The American Gaming Association (AGA) has partnered with the Association of Gaming Equipment Manufacturers (AGEM) to launch a new campaign to combat the unchecked spread of illegal gaming machines across the US.
The campaign will focus on providing state and local policymakers, law enforcement, and regulatory agencies with new resources and tools to stop the proliferation of unregulated gaming machines, targeting key states such as Pennsylvania, Missouri and Virginia where the spread of unregulated machines has been particularly extreme.
The two associations have released a fact sheet that distinguishes between the regulated casino, lottery and distributed gaming markets and the unregulated, highlighting the negative consequences of the spread of illegal machines.
This includes an increase in criminal activity and a lack of player protections, along with potential solutions to combat the problem by establishing small state and local government task forces.
“Stamping out the illegal market that threatens the safety of consumers will always be one of the gaming industry’s highest priorities,” said AGA president and CEO Bill Miller. “We are proud to work with the Association of Gaming Equipment Manufacturers and our fellow industry partners to combat the spread of illegal machines.
“The AGA is encouraged that policymakers in some states such as Virginia have begun to recognize the dangers of these machines and have taken recent legislative action toward outlawing them. Unfortunately, other jurisdictions where these machines have become pervasive may believe their only recourse is to regulate and tax them. Rewarding bad behavior is not the answer, and we hope our education efforts will make it clear that the only real solution is to stop the spread of these devices.”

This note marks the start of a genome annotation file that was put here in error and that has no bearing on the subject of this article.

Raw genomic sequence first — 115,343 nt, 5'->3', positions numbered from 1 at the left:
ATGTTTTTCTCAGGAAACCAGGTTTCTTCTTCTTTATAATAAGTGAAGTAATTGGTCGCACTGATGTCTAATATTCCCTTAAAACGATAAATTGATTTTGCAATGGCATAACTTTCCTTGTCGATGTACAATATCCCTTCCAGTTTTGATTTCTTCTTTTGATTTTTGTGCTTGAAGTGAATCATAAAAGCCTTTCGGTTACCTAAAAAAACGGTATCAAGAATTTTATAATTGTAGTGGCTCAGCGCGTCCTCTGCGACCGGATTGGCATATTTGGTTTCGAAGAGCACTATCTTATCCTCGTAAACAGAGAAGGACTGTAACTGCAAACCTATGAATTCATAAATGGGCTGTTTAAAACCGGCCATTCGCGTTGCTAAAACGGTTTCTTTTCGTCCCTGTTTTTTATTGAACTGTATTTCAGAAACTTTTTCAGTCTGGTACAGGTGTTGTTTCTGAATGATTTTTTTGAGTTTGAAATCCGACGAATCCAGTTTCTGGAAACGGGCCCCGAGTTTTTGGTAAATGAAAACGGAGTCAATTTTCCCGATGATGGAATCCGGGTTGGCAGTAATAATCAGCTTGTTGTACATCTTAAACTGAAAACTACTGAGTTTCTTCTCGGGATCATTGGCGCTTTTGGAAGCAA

AGEM executive director Marcus Prater commented: “The regulated gaming industry has rarely been more united on a singular issue and now we have a tool to address the misinformation and deception that unregulated machine companies use to confound law enforcement, the courts, and local citizens.
“The spread of these machines represents a serious threat to the overall regulated market that has invested billions in infrastructure while also creating thousands of jobs and substantial tax benefits in the communities they serve. Moreover, unregulated machines prey on confused players who see slot machine symbols and think they’re getting a fair chance when they absolutely are not.”
More than 20 gaming associations have joined the AGA and AGEM in opposition to the spread of illegal gaming, including the National Indian Gaming Association, the North American Association of State and Provincial Lotteries, the International Center for Responsible Gaming, the National Council on Problem Gambling, multiple state casino and tribal associations, and both of the leading independent gaming equipment test labs.